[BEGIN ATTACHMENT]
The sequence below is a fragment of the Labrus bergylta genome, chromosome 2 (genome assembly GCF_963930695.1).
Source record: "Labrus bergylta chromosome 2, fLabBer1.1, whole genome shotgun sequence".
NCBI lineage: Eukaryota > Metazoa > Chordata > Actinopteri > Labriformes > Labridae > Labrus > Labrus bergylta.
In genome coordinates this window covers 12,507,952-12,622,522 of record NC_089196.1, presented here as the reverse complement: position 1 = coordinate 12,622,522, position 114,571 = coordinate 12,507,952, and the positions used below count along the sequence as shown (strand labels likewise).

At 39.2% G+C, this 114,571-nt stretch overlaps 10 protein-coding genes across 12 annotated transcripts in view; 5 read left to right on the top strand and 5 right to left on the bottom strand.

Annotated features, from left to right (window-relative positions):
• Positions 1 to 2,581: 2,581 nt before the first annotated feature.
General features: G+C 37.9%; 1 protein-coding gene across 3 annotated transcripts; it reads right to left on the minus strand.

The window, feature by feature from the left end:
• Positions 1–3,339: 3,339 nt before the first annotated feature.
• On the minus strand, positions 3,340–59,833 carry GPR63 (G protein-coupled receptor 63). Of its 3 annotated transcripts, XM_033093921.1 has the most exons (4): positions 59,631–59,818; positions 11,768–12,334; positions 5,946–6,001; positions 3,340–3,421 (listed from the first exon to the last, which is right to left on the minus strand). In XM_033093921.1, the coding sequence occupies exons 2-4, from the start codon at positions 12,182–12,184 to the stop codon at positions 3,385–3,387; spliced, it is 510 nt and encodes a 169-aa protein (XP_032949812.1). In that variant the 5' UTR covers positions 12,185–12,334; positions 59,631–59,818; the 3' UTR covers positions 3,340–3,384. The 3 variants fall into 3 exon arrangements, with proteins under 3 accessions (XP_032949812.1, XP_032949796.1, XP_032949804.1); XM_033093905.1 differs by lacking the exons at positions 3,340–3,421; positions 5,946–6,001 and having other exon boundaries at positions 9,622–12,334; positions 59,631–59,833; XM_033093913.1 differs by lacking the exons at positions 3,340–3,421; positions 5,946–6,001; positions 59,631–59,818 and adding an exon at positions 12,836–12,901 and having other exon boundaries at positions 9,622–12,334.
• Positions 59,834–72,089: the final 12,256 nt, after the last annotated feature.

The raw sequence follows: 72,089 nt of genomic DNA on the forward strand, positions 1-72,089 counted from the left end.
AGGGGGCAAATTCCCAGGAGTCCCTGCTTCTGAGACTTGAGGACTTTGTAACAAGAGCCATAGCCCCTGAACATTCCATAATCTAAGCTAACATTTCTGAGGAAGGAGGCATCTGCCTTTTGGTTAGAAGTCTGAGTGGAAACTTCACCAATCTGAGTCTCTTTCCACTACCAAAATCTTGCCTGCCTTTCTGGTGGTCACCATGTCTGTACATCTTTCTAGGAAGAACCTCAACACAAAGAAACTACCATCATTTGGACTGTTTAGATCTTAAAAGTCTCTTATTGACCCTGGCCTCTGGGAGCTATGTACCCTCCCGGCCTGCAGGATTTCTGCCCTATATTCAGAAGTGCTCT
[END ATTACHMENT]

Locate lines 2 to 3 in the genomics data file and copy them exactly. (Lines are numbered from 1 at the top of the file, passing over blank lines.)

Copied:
Source record: "Labrus bergylta chromosome 2, fLabBer1.1, whole genome shotgun sequence".
NCBI lineage: Eukaryota > Metazoa > Chordata > Actinopteri > Labriformes > Labridae > Labrus > Labrus bergylta.